‘Good start to winter’ for next fire season, water supply – Medford News, Weather, Sports, Breaking News


A controlled burn tears the undergrowth south of Hyatt Lake. Mail Tribune / Photo File

ASHLAND – A combination of heavy snowfall and vigilant forest management could be good news for the upcoming Rogue Valley fire season.

Ashland Forest Resilience Stewardship Project teams entered the fall with about 1,300 acres of pile burning to complete before the fire season – now down to 553 after a season of burning. Fall “successful,” said Chris Chambers, Ashland Fire & Wildfire Rescue Division chief.

A wet October has lessened the impact on drought-stressed trees, and a thick snowpack will only help, he said. Mount Ashland reported 98 inches of snowfall so far this season on Wednesday.

“We haven’t had a good start to winter like this in a long time,” Chambers said.

Fire seasons progress in part depending on how quickly various elevations dry up in spring and early summer – without a healthy snowpack higher up, elevations tend to dry up almost simultaneously from low to low. high, he said.

A thick spring snowpack could prevent another early fire season. If the snow persists, the community’s water supply benefits from a snowpack that lasts until August and September by decreasing the dependence on the Talent-Ashland-Phoenix interconnection and the Talent Irrigation District, did he declare.

“It just takes some of the landscape off the table for a while, and the trees will retain that moisture during the snowmelt during the summer months,” Chambers said. “If we continue with this rate of accumulation, this is what we can expect: a later fire season, especially at higher elevations.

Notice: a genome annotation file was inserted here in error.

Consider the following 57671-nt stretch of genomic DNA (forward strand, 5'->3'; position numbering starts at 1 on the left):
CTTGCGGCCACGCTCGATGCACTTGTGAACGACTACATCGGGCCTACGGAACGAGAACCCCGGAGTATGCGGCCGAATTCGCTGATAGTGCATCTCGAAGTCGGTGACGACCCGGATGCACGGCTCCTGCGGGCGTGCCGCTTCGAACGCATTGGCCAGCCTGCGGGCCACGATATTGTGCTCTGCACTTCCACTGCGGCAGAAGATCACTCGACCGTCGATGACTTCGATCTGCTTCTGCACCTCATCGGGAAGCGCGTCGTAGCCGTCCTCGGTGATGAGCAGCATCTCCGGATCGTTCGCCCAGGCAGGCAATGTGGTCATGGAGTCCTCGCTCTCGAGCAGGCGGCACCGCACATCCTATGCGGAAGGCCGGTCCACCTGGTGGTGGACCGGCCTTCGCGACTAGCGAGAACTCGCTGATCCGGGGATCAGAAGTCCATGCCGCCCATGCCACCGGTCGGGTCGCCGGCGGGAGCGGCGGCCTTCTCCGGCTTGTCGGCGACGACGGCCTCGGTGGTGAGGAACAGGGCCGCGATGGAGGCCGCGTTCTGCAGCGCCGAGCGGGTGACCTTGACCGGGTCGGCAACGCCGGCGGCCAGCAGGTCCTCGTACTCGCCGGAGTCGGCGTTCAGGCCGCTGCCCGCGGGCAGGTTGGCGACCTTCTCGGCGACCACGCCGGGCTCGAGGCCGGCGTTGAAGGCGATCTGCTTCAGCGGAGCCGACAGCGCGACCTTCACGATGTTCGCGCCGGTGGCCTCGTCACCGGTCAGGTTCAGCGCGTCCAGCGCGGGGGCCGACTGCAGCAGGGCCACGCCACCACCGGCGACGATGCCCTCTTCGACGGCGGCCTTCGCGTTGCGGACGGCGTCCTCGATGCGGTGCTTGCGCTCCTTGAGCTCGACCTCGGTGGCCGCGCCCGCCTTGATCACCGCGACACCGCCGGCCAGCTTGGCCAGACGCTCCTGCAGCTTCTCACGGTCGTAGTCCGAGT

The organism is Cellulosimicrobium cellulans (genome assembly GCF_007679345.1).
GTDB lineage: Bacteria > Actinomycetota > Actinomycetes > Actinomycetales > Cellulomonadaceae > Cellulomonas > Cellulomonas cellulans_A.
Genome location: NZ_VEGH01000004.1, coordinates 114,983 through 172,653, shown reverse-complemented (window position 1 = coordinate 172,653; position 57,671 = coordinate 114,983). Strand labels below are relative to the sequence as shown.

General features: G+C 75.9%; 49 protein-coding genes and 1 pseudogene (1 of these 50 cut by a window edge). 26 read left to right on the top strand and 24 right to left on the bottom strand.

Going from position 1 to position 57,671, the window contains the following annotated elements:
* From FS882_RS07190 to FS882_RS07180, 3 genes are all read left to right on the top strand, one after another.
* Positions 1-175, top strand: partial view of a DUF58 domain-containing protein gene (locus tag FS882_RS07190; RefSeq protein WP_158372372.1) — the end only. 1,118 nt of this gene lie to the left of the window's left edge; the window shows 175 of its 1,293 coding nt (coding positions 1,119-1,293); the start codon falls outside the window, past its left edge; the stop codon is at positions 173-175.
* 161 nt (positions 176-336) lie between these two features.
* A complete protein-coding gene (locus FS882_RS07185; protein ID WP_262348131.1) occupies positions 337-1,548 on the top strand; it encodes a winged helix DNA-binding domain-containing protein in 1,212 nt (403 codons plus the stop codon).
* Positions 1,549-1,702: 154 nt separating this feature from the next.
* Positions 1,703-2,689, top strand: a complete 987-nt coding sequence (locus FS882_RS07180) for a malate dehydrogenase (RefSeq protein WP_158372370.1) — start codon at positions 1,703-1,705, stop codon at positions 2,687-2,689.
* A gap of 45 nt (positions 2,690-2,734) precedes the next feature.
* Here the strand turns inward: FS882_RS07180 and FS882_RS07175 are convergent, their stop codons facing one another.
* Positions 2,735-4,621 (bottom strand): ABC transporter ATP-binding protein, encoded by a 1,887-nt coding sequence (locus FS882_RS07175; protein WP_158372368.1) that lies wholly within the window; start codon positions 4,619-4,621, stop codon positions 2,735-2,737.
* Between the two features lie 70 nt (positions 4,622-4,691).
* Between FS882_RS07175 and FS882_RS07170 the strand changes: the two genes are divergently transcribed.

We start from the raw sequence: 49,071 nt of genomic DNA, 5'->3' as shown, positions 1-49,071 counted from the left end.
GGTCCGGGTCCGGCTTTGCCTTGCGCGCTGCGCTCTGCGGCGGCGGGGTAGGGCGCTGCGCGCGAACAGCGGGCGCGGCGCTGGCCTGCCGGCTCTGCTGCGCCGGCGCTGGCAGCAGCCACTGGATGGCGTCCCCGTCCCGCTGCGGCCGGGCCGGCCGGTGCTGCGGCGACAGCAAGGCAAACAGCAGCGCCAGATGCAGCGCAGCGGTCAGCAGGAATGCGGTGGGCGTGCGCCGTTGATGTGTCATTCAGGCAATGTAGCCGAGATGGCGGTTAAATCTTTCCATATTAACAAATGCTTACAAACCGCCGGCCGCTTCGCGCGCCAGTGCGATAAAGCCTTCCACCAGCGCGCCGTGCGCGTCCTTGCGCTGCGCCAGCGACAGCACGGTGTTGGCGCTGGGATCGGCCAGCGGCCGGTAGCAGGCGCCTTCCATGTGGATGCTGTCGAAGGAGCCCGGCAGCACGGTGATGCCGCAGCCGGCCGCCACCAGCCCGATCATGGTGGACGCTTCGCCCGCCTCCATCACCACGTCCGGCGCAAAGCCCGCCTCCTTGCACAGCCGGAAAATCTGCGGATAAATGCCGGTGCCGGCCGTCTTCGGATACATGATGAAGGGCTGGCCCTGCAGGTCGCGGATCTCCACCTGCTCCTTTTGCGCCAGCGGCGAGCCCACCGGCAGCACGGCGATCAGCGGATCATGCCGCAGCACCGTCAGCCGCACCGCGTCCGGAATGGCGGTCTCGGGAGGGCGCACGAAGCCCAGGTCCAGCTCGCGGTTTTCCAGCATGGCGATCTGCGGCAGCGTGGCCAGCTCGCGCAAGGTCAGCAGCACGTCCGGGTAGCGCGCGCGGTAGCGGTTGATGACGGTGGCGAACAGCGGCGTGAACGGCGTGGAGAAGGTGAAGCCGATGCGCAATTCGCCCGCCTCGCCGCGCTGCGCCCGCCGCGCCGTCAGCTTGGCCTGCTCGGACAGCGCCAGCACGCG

Staff from Rogue River-Siskiyou National Forest, Lomakatsi Restoration Project, and Grayback Forestry have cleared approximately 800 fuel cells in an all-land approach since October.

For pile burning, crews collect cut brush, dead material and small trees in piles, then wait until there is enough moisture and cool weather to burn them to prevent the fire from spreading. .

“Once we have gone through this whole cycle of cutting brush and trees, burning the burn piles, we go back to restore the role of the frequent natural fires, which were part of our forests for thousands and thousands of years. ‘years, ”Chambers said, explaining the purpose of the underburning.

“Putting that frequent, low-intensity fire role back into our ecosystem is a really important part of what we do. This is the final phase of all our work in the AFR project and will continue in perpetuity.

Indigenous tribes in the area have used fire as a management tool for millennia, and by analyzing fire scars on older trees, the historically frequent role of fire is evident, Chambers said. Natural fires have been suppressed for 150 years, resulting in overly dense forests and “unusually severe” forest fires during the summer months, he said.

In 2021, Lomakatsi and partners completed approximately 2,260 acres of prescribed burn treatments on federal and private lands, including 470 acres of underburning and 1,480 acres of burns across the AFR in the Ashland watershed. and neighboring private lands, according to a Lomakatsi Facebook post on Monday.